Sometime during this day, Private Eston Baxter was hit and killed in action.
The 12th Infantry Regiment led the 4th Infantry Division march into Cherbourg. The port was captured and forced to turn toward Paris. A month later, the Baxter family received the telegram. His brother remembered that it was a Sunday and that their mother knew right away what the cars coming up the road meant because it was rare to see vehicles on that road.
Some lives are quiet. So quiet, it seems that they never existed. I began to realize this when I researched the life of Private Eston A. Baxter. He lived on a small family farm in the sleepy town of Cosby, Tennessee. We share a hometown and a common ancestor.
His family didn’t have much money; his father died when Eston was only 17. Eston was forced to grow up prematurely to care for his elderly grandfather, his mother, two younger brothers, and a younger cousin. He was no stranger to hard work.
To his family’s dismay, he was drafted in 1942, and throughout his wartime experience, he wrote countless letters to his family. He wrote to his momma, to his little brother Frank-his little buddy-who, at age five, couldn’t even read yet, and to his many girlfriends back home-some of whom did not always write back. He told them how he was doing and asked if they were well. In one letter, he wrote of a man getting discharged. “I wish it was me, momma,” he wrote. He once asked his mother for money to get home on furlough, claiming he would hitchhike if he had to. He always signed his letters, “So answer soon,” which only reiterated that he longed to return to his small home in the mountains.
His last letter was written on June 17, 1944, from somewhere in France, and the next news his family received was a telegram announcing he had been killed in action. His little brother remembers the day well because “they all knew what the car in the driveway meant.”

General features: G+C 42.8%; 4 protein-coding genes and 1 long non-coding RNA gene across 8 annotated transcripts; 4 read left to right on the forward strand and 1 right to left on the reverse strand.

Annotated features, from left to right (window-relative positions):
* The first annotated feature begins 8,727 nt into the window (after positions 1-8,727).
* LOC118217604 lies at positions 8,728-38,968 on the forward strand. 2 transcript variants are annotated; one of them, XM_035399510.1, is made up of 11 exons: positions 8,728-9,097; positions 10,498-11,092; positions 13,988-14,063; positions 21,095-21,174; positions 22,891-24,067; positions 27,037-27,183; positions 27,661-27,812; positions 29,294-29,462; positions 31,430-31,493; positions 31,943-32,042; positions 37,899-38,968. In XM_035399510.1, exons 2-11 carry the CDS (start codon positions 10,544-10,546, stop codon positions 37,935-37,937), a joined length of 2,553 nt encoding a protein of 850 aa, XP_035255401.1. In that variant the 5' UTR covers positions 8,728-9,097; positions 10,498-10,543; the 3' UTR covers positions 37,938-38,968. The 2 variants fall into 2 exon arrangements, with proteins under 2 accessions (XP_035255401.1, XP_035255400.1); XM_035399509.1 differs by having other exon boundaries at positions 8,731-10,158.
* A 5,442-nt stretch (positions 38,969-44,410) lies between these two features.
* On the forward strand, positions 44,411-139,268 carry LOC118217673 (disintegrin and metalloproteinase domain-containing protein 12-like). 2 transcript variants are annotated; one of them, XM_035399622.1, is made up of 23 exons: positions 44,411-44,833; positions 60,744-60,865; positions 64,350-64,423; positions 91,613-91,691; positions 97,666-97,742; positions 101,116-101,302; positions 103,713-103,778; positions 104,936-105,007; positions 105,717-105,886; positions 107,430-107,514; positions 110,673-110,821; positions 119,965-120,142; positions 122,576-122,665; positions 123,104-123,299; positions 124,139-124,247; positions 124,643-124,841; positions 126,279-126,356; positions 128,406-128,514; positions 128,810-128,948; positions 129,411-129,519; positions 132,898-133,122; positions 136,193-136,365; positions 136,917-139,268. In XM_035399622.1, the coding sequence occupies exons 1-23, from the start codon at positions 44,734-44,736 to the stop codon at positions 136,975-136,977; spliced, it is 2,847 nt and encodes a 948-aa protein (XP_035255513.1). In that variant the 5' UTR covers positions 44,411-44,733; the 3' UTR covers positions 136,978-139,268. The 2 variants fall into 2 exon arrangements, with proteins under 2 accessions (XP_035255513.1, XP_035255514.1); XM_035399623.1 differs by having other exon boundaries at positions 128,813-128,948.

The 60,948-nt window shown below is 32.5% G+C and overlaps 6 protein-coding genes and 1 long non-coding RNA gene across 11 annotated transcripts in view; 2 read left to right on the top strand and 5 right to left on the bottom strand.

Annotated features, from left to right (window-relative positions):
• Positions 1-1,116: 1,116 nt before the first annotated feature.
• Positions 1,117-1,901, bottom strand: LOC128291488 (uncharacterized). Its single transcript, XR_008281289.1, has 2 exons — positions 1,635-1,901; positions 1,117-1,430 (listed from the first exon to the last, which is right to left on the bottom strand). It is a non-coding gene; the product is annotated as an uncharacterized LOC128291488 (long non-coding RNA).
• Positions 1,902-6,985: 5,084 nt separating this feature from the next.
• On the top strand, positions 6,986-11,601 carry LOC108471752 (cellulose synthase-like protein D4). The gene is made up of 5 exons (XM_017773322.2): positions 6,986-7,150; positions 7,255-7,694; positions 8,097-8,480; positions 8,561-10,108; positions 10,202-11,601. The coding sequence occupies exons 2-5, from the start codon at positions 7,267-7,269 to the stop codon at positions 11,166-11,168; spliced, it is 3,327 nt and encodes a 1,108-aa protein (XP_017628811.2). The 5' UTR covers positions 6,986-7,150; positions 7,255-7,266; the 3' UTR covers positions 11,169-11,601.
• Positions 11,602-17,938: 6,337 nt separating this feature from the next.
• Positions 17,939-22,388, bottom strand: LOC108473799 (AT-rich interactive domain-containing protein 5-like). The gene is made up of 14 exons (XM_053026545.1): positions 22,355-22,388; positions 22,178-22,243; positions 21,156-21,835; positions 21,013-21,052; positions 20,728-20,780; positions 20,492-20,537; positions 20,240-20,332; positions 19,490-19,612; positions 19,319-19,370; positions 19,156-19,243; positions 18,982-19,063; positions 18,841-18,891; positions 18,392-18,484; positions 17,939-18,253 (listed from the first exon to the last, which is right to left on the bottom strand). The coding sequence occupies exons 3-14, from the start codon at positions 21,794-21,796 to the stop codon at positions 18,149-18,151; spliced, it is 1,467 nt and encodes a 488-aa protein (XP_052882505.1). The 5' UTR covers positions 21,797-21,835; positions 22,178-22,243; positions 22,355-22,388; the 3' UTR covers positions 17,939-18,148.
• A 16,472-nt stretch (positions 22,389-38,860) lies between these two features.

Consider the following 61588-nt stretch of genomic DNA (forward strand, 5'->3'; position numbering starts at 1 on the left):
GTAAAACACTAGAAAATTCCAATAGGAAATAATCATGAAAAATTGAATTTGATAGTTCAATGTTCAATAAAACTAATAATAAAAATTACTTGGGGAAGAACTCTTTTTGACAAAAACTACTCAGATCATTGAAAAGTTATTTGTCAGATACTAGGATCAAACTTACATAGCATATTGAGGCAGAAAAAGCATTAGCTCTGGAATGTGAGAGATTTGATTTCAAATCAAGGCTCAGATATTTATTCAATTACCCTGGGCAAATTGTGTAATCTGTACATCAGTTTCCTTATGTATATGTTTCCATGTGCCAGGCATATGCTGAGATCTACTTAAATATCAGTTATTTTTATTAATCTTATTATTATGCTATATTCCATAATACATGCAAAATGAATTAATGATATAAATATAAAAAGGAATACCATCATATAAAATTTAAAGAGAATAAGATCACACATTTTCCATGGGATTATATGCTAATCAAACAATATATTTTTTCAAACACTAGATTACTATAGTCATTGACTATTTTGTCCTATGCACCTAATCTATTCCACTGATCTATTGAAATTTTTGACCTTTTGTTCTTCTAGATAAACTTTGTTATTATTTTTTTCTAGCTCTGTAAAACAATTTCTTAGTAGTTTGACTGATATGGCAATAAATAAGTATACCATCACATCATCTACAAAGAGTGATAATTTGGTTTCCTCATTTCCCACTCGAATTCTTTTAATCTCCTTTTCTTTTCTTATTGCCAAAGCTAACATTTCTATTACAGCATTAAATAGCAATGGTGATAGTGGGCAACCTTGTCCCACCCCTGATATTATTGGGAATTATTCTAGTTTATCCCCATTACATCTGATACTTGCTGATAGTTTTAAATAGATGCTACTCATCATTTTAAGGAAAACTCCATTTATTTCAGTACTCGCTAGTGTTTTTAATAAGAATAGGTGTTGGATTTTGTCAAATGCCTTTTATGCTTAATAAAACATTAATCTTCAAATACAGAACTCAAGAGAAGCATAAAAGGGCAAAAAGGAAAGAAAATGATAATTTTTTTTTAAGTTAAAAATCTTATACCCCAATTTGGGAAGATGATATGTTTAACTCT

Eston gave the ultimate sacrifice for his country, yet the memory of his life fades with time. His youngest brother was so small when Eston left for the war that he has very little memory of him. His niece only knew that her father encouraged her grandmother to leave his remains in France, buried amongst the men he served and died with during the war. While she never knew him personally, she enjoyed learning about his life along with us. You will not find his name in a history book, nor will you find the names of countless others who have died in the name of war. Today we honor a soldier buried in this cemetery to keep his memory alive for a little longer so that his legacy will not be buried with him.
To Eston, you have inspired me to push myself a little harder, to make the most of the time we do have. Life is not always; when the world needed them most, there were the men who answered the call. Each soldier not only bore the weight of his pack but the burden of sacrifice. These men are the reason we are standing here today. They enabled democracy to continue, and we must honor them by continually seeking to do better for the future.
William Faulkner wrote, “The past is not dead. It’s not even past.” This is closely reflected in the world the Normandy invasion made possible. Like Eston, most of the soldiers buried here led quiet lives, but the impact of their actions echoes loudly and shakes all who listen.
Babcack, Bob. Email interview with author. March 4, 2014.
Baxter, Frank. Personal interview with author. May 20, 2014.
Eisenhower, Dwight D. Crusade in Europe. Baltimore: The Johns Hopkins University Press, 1997.
“Eston Baxter Is Killed In Action.” Newport Plain Talk, July 25, 1944.
Eston A. Baxter. Headstone and Interment Records for U.S. Military Cemeteries on Foreign Soil. Digital Images. ancestry.com.
Eston A. Baxter. World War II Army Enlistment Records, 1938-1946. ancestry.com.
Eston Allen Baxter. World War II Draft Cards, Young Men, 1940-1947. Digital Images. ancestry.com.
O’Neil, Duay. Personal interview with author. March 4, 2014.
Romeiser, John. Email interview with author. January 28, 2014.
Tennessee. Cocke County. 1930 U.S. Federal Census. Digital Images. ancestry.com.
Tennessee. Cocke County. 1940 U.S. Federal Census. Digital Images. ancestry.com.
Turner, Jane Anne Baxter. Telephone interview with author. March 4, 2014.
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Kershaw, Alex. The Bedford Boys: One American Town’s Ultimate D-Day Sacrifice. Cambridge: Da Capo Press, 2003.
“Pvt Eston Allen Baxter.” Find a Grave. Updated August 8, 2010. Accessed February 19, 2021. www.findagrave.com/memorial/56642190/eston-allen-baxter.